MICHEL MARTIN, host:
I'm Michel Martin, and this is TELL ME MORE from NPR News.
The fires are all but out in the West, but the drought in the Southeast lingers on. We'll tell you how's it affecting city dwellers and farmers alike, and a dialogue about the politics of skin color.
But first, we want to bring you an update on a young man we have been following since the beginning of this program. It was two and a half years ago that a Georgia teenager named Genarlow Wilson was convicted of aggravated child molestation after having consensual sex with a girl just two years younger than he was. Wilson was sentenced to 10 years in prison.
Last year, the law was changed to make sex between consenting minors a misdemeanor. A Georgia court ordered Wilson released, but he remained behind bars after an appeal by the state attorney general.
Last Friday, however, the Georgia Supreme Court ordered Genarlow Wilson released. He joins us today by phone from his home.
Mr. Wilson, welcome. Thanks for speaking with us.
Mr. GENARLOW WILSON: Thanks for having me.
MARTIN: How did you find out that you were going to be released? I remember you had a false start back in June when the lower court said you should be released, but you weren't. How did you find out this time, and was it hard to believe?
Mr. WILSON: Yes. I was in really a state of shock, because I really couldn't believe that it was coming. It was so unexpected. But, you know, I'm glad that it did come, and it couldn't have been better timing.
MARTIN: What was it like for you when you walked out of the prison and you saw - I'm sure there were a lot of people there. I know your mom was there and your sister was there, and your lawyer, B.J. Bernstein was there. But I saw a lot of microphones. What was it like from your end?
Mr. WILSON: I was just so excited, you know, just to finally have a chance, a second chance at life. And, you know, I was very ecstatic. I was just so overjoyed, and ,you know, just grateful that I was able to return home to my family.
MARTIN: What was the worst part of this whole thing for you?
Mr. WILSON: Just being away from home so long, and just dealing with all the disappointment. You know, just being labeled like a was, as a predator or a child molester, you know. It was very - you know, it was just, it hurt me a lot to be labeled as that, because I know I'm nothing of that nature. You know, just because, you know, I have a little sister who I love so much, and I didn't want it. I definitely didn't want their label because of that.
MARTIN: If you had been labeled a child molester, you couldn't have lived with her?
Mr. WILSON: Exactly. I couldn't live with - I couldn't stay with my sister. You know, basically, that's like telling that I can't have any kids myself because I would be labeled as a molester of where I go in and, you know, with the (unintelligible) and the laws that they have now, you know, anyone can just look you up on the Internet and see where you staying, just put your picture up anywhere. So it was definitely not been good.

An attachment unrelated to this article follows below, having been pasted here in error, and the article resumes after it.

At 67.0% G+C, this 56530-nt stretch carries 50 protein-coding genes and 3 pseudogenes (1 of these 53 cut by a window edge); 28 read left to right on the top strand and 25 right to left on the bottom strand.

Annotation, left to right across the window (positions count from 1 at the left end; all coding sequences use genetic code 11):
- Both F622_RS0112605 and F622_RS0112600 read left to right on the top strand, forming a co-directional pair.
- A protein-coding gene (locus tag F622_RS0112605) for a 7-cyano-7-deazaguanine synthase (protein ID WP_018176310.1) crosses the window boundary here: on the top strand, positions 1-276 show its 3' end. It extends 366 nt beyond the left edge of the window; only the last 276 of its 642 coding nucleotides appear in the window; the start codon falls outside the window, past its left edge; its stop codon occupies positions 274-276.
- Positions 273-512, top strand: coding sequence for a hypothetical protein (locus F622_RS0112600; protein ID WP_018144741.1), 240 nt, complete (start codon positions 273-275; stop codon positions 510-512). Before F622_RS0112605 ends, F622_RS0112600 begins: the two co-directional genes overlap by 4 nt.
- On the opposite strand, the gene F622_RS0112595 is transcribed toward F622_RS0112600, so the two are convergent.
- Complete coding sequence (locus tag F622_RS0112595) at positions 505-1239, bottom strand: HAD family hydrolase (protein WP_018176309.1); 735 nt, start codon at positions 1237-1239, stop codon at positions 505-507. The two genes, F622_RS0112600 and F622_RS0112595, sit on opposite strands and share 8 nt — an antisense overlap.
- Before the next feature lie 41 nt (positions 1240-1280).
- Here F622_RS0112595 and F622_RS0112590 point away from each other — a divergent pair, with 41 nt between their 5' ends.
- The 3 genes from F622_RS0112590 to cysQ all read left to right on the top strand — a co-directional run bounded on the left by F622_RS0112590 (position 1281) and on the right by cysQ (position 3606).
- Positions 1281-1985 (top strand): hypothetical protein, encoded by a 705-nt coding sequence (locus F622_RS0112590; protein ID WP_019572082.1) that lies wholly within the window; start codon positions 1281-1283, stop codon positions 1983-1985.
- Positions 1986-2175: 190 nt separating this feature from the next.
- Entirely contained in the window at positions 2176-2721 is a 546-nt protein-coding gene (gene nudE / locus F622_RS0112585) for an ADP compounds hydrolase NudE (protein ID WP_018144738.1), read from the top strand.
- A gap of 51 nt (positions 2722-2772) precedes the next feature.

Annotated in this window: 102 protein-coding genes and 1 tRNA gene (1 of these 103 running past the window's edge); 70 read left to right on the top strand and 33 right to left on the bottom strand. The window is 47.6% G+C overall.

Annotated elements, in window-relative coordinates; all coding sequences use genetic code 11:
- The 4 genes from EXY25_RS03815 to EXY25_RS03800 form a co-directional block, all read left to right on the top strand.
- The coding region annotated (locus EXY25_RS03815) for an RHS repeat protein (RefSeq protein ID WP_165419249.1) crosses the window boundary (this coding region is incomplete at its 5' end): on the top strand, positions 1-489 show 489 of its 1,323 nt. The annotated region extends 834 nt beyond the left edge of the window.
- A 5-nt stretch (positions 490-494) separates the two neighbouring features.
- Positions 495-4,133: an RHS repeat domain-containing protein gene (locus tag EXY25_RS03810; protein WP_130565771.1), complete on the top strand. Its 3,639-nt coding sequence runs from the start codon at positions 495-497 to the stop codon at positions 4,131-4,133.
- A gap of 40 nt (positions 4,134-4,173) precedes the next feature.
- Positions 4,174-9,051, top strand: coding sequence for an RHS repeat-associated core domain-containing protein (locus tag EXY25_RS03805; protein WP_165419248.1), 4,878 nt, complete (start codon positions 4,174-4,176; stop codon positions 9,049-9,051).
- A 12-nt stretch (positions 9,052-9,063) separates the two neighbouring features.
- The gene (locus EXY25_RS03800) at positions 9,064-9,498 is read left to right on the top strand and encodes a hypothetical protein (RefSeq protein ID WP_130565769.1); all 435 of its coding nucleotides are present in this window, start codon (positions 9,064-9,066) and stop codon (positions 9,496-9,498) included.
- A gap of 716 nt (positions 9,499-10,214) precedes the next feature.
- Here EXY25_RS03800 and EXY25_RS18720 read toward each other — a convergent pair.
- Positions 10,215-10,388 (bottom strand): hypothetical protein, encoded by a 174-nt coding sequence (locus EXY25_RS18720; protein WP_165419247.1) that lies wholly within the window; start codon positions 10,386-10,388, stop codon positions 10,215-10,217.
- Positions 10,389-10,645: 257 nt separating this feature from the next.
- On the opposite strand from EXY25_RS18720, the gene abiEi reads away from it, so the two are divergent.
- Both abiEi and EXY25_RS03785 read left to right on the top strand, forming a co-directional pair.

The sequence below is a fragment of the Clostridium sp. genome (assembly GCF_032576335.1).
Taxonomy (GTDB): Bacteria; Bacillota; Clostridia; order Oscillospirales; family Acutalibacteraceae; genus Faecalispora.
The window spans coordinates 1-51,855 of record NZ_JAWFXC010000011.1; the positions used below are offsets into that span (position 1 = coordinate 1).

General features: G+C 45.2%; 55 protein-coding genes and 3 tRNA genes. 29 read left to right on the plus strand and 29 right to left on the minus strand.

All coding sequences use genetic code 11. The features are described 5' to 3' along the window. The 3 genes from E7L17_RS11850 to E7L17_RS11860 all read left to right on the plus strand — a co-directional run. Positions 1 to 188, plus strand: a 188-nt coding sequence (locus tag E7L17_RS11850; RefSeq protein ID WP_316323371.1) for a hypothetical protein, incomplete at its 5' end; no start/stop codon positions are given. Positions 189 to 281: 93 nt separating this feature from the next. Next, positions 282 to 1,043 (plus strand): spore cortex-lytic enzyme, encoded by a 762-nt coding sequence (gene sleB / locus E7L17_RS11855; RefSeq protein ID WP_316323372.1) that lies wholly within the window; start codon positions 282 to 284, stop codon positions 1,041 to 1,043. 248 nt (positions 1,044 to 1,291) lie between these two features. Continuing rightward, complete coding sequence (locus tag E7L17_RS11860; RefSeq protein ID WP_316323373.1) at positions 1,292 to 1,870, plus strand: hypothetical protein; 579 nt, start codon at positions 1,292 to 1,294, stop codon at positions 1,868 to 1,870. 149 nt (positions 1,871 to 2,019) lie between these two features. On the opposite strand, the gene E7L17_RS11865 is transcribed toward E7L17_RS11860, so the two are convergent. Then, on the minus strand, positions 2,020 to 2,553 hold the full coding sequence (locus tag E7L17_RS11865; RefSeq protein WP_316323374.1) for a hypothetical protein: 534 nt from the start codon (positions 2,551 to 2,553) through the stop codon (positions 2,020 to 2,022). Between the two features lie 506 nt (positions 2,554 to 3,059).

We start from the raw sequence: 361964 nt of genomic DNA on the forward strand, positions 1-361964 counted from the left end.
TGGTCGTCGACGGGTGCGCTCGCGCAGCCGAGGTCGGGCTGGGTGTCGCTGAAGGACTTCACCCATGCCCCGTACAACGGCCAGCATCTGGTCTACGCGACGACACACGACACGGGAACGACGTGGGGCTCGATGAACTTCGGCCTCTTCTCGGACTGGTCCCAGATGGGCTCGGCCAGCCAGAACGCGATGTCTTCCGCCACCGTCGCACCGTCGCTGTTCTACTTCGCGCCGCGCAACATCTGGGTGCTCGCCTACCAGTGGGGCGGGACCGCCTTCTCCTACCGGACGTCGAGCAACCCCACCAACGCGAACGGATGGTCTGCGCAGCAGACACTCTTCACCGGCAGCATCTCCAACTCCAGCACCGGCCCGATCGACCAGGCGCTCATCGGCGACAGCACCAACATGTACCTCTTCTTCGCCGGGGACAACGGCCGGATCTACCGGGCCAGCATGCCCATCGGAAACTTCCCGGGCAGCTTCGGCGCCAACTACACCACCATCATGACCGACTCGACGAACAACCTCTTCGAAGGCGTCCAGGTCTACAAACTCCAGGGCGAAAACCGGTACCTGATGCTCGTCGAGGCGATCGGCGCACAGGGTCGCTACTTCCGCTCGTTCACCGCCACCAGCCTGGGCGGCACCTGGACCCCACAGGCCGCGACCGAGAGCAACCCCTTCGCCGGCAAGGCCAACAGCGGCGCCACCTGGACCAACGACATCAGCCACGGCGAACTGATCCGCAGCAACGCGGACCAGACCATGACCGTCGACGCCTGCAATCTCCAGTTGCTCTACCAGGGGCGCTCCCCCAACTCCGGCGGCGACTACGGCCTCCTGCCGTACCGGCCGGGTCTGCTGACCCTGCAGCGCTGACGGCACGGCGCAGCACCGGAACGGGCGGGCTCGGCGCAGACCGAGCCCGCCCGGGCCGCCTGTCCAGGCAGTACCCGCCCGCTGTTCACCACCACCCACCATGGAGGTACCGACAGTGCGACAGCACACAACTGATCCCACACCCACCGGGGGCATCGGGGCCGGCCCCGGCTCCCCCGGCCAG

MARTIN: And that raises a question. You served 32 months in prison, but the prosecutor and the attorney general said you could have been out sooner if you had agreed to take a plea deal. Why did you refuse to take a plea deal?
Mr. WILSON: Just because it still would have been along with the sex offender registry. You know, it wasn't a point about how much time I had. It was a principle that, you know, I will be labeled for life. You know, being a sex offender's a life punishment itself. And I just couldn't accept that label as being a molester, you know, because I know that I'm not.
MARTIN: Now you've said several times - I know you talked to a number of people about this. You've said publicly that the circumstances that got you in this situation, you were at this New Year's Eve party. I don't know if you were drinking, but a lot of people were drinking, you know, had sex with more than one young lady. You've said several times that what you did was wrong. So I wanted to ask you why you think you've gone into that situation to begin with?
Mr. WILSON: Well, just being a typical teenager, just trying to have fun. And, you know, at the time, you - I had no knowledge that what I was doing was breaking the law because I didn't know that you couldn't mess with someone, you know, of that age, and, you know, because these are the people that you're going to school with, you're had a classes with and, you know, we didn't have any class that tell us that we couldn't do this. But, at the same time, yes, I know did not make the best of decisions.
And, you know, I look back on it now, and I say, you know, I can't believe that was me, because I've matured so much now. I was a boy then, but now I consider myself a man. You know, this really just, you know, made me better as a person and just taught me valuable life lessons.
MARTIN: But what is it you think about that situation - I mean, here you were, you know, you were a football player. I know you had attracted some notice. I think a lot of people thought were scholarship material, you know, because of your grades and because of your athletic ability. I just wonder why you were willing to jeopardize all that for a night, you know, in a hotel room? What you - it just didn't occur to you that could be a problem, or it just seemed, what, too good to pass up or what?
Mr. WILSON: No, because you really don't think about that at the time. You don't think about that you're, you know, putting everything in jeopardy. Like I said, you know, we didn't know that it was just so wrong to, you know, have fun, to have a party. I admit that - you know, I don't condone that behavior. I don't, you know, I wouldn't tell anybody to go out there and do what we did. I would tell them not to do that, and, you know, to make better decisions than I did at their age, and just be very cautious, you know, about what you're doing the whole year round, because, you know, a few minutes of pleasure can be a lifetime full of trouble, and it could be very hard to get out of.